I don't work in finance, but I've stumbled upon a problem that you guys may have to deal with in your jobs.
My problem is a random walk in high dim spaces ( > 100), in which I'm looking for vectors that explore a limited portion of that hyperspace. An event is labelled a posteriori, with no indications allowing to attribute such event to a subset of the vector components.
Examination of a set of rare events show that 'some' vector components slightly deviate from a normal distribution (higher central peak, side peaks), and/or that their distribution has changed shape. But it's extremely difficult to pull a dominant factor, let alone find a subset of components that would allow to limit the scope of investigation, or even create an event fingerprint.
Put it simply: given a normal multivariate distribution, what algorithm, or investigation approach, would you recommend to classify (future) rare events (say occurence of 1/10), provided one has an history of all previous events, and in that history, all rare events are labelled.
In your day to day work, such rare events could be those preceding or indicative of an imminent stock-price drop.
KMeans clusterisation, Random Forest model, Bayes where tried, but did not allow to make any breakthrough
The assumption is that the distribution is normal multivariate. It looks it does, all vector components have a Gaussian distribution and are uncorrelated. When rare events occur, some vectors do deviate from a Gaussian though.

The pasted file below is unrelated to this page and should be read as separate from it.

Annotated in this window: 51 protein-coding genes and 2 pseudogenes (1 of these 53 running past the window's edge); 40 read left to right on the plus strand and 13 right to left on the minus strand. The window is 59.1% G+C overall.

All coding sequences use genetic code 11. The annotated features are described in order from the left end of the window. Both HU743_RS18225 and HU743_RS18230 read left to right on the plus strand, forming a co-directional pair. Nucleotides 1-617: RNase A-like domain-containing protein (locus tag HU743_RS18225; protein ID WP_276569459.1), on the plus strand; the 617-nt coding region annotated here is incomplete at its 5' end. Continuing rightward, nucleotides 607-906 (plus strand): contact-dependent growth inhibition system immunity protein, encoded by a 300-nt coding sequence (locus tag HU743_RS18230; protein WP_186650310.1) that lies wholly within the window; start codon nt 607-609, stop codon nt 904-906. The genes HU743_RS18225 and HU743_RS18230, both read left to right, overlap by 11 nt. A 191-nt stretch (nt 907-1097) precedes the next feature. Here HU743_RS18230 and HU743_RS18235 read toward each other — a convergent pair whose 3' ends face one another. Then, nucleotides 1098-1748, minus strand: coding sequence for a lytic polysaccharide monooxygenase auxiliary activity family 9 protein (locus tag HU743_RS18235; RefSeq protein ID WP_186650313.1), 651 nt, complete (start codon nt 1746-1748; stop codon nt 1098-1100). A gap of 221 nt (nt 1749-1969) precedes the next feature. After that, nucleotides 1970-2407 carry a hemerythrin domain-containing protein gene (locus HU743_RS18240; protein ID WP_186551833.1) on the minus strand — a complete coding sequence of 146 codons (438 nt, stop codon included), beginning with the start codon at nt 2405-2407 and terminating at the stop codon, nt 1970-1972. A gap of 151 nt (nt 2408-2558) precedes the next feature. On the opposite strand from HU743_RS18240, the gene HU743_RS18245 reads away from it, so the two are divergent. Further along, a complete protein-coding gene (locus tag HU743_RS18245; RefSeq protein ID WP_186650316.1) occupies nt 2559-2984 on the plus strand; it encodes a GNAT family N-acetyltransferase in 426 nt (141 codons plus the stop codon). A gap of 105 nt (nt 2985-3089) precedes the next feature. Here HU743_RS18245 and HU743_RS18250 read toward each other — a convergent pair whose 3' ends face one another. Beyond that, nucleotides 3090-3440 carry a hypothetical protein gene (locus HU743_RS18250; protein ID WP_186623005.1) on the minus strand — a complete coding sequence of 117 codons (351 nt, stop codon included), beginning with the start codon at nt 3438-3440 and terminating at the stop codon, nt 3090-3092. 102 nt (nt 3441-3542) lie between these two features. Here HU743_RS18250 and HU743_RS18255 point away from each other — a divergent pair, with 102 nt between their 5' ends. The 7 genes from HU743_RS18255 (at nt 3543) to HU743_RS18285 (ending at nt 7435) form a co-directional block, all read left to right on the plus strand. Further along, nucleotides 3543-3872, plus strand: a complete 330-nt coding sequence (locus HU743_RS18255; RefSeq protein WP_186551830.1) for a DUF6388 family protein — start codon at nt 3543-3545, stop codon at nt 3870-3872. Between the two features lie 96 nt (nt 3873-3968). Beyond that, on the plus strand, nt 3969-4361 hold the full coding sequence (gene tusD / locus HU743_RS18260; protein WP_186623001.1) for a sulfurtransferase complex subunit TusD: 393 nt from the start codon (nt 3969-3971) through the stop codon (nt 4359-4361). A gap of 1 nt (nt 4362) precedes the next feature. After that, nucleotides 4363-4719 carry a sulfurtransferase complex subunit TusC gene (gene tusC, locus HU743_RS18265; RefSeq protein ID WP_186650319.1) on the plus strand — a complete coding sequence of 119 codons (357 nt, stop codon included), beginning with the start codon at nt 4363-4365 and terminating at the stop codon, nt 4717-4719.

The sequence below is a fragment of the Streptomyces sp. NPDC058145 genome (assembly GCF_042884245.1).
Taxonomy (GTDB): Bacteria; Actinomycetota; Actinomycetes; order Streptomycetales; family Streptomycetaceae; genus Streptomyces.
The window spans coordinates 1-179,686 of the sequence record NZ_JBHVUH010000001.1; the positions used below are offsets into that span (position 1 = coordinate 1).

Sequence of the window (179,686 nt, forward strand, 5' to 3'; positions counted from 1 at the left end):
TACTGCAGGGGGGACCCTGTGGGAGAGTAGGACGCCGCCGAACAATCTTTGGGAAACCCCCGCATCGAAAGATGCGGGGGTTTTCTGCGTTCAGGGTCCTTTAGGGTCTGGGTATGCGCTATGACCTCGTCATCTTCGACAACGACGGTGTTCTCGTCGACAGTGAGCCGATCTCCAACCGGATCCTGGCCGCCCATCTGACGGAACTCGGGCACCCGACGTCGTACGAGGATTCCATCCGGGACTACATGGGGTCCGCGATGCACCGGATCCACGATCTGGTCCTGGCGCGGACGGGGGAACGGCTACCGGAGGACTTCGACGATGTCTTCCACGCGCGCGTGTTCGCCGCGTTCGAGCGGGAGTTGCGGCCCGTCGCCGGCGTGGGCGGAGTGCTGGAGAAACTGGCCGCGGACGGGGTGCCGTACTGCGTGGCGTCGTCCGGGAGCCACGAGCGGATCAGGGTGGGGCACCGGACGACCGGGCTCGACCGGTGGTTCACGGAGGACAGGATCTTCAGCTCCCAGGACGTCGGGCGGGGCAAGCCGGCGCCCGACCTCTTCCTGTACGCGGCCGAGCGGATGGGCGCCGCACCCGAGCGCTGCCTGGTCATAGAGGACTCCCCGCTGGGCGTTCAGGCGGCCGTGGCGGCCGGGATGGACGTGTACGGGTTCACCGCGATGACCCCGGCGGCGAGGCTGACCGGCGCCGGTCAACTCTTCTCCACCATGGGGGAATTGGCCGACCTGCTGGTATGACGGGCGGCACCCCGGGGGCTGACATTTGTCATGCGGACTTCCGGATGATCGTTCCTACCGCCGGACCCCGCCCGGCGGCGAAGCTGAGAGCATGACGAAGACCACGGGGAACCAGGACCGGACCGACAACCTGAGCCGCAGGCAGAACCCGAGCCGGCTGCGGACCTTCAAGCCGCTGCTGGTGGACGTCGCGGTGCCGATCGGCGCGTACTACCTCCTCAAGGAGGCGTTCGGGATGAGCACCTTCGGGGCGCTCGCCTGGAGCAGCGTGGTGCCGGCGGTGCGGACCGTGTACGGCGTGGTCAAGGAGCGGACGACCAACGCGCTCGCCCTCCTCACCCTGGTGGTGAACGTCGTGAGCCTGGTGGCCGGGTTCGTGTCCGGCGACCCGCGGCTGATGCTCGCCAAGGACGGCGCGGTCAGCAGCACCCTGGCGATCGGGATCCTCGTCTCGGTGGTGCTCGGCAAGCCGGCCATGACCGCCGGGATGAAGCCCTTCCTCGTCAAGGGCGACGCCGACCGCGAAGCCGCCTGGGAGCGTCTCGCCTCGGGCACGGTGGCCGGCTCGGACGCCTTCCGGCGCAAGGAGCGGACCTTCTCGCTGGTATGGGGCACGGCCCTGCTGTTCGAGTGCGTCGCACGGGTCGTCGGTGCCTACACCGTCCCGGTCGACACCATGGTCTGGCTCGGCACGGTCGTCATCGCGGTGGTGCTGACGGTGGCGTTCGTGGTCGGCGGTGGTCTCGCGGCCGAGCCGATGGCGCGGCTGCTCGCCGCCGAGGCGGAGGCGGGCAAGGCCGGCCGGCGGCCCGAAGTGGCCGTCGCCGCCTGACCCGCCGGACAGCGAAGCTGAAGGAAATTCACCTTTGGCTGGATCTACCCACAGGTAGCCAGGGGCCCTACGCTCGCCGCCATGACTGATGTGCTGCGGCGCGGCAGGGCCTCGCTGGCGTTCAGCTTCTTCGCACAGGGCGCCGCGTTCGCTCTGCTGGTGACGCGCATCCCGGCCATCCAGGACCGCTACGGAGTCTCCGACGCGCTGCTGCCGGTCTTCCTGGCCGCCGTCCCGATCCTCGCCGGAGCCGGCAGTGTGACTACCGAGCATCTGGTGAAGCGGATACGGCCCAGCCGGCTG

EDIT: My question didn't have much success, so I'll try to reformulate in a different way. Say there's a trading desk, with 1000 brokers, and their operation are well approximated using a multivariate normal distribution. In that desk, there are 5 brokers who on top of their normal operations, decide to do something else:
each guy picks a random number, p, if p <= p0, he places a different-order, following a normal distribution different from the one he normally has. If p > p0, he uses the originally assigned distribution.
Someone at the risk dept. classifies each batch of a 100 orders coming from the trading desk, using an algorithm of his own.
If p0 is small (otherwise, that's easy), How would you detect who the 5 rogue-guys are, and how would you identify the abnormal orders, if you had all the time series of the trading desk orders, labelled as good vs. suspicious orders?